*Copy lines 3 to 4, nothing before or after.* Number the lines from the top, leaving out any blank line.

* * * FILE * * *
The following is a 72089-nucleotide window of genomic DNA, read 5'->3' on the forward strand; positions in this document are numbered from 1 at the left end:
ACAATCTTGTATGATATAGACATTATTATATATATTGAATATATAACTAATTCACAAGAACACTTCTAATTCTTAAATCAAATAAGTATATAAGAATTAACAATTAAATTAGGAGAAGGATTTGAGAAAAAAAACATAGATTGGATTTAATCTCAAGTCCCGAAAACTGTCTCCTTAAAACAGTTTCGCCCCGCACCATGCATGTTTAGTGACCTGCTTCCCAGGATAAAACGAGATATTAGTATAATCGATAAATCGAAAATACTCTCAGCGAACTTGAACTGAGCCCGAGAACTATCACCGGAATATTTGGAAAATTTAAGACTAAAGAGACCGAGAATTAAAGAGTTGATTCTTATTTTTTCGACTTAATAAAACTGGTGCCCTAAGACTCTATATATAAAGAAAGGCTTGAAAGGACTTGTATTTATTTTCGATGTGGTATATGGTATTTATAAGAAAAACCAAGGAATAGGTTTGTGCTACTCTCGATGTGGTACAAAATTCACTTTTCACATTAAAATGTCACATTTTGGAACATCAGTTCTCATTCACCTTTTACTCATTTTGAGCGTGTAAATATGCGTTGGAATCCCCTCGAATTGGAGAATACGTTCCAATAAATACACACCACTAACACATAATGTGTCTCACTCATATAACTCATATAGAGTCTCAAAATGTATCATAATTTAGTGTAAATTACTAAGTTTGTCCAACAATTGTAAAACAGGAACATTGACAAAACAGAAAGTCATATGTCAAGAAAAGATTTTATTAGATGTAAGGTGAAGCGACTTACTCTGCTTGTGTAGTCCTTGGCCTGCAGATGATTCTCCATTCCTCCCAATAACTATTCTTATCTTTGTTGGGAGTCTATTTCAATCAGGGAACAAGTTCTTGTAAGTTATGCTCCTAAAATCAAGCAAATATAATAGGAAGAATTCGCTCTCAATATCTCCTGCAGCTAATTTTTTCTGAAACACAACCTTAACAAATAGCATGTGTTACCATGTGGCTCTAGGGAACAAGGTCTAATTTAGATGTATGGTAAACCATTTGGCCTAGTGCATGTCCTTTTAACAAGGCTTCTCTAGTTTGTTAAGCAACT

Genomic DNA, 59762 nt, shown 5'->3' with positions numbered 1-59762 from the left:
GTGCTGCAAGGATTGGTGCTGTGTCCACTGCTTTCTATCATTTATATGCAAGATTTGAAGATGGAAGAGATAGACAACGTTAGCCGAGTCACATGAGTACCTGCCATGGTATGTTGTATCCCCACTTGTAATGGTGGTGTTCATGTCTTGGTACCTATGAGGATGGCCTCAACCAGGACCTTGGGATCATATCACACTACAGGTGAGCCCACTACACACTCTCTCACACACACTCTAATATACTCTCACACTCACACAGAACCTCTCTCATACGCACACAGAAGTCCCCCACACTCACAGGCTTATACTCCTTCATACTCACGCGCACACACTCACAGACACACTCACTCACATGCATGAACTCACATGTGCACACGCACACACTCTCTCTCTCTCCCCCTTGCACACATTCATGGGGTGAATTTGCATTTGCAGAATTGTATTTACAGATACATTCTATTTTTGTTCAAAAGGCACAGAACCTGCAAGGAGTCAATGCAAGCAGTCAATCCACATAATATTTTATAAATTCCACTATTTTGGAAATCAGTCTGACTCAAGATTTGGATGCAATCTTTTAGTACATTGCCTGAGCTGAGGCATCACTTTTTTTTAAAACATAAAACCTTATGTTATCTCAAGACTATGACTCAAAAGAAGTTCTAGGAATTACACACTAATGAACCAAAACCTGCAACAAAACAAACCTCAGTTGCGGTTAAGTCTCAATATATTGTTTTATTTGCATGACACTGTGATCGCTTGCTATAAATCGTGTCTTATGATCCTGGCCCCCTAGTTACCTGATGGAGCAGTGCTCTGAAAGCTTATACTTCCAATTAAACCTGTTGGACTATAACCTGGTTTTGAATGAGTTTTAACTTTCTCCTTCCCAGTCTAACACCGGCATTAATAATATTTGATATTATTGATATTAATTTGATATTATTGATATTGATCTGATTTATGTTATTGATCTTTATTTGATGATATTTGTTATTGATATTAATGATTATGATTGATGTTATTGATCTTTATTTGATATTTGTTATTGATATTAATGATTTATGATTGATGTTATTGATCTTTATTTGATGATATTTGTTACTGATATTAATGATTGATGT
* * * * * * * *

Genomic DNA, 59762 nt, shown 5'->3' with positions numbered 1-59762 from the left:
GTGCTGCAAGGATTGGTGCTGTGTCCACTGCTTTCTATCATTTATATGCAAGATTTGAAGATGGAAGAGATAGACAACGTTAGCCGAGTCACATGAGTACCTGCCATGGTATGTTGTATCCCCACTTGTAATGGTGGTGTTCATGTCTTGGTACCTATGAGGATGGCCTCAACCAGGACCTTGGGATCATATCACACTACAGGTGAGCCCACTACACACTCTCTCACACACACTCTAATATACTCTCACACTCACACAGAACCTCTCTCATACGCACACAGAAGTCCCCCACACTCACAGGCTTATACTCCTTCATACTCACGCGCACACACTCACAGACACACTCACTCACATGCATGAACTCACATGTGCACACGCACACACTCTCTCTCTCTCCCCCTTGCACACATTCATGGGGTGAATTTGCATTTGCAGAATTGTATTTACAGATACATTCTATTTTTGTTCAAAAGGCACAGAACCTGCAAGGAGTCAATGCAAGCAGTCAATCCACATAATATTTTATAAATTCCACTATTTTGGAAATCAGTCTGACTCAAGATTTGGATGCAATCTTTTAGTACATTGCCTGAGCTGAGGCATCACTTTTTTTTAAAACATAAAACCTTATGTTATCTCAAGACTATGACTCAAAAGAAGTTCTAGGAATTACACACTAATGAACCAAAACCTGCAACAAAACAAACCTCAGTTGCGGTTAAGTCTCAATATATTGTTTTATTTGCATGACACTGTGATCGCTTGCTATAAATCGTGTCTTATGATCCTGGCCCCCTAGTTACCTGATGGAGCAGTGCTCTGAAAGCTTATACTTCCAATTAAACCTGTTGGACTATAACCTGGTTTTGAATGAGTTTTAACTTTCTCCTTCCCAGTCTAACACCGGCATTAATAATATTTGATATTATTGATATTAATTTGATATTATTGATATTGATCTGATTTATGTTATTGATCTTTATTTGATGATATTTGTTATTGATATTAATGATTATGATTGATGTTATTGATCTTTATTTGATATTTGTTATTGATATTAATGATTTATGATTGATGTTATTGATCTTTATTTGATGATATTTGTTACTGATATTAATGATTGATGT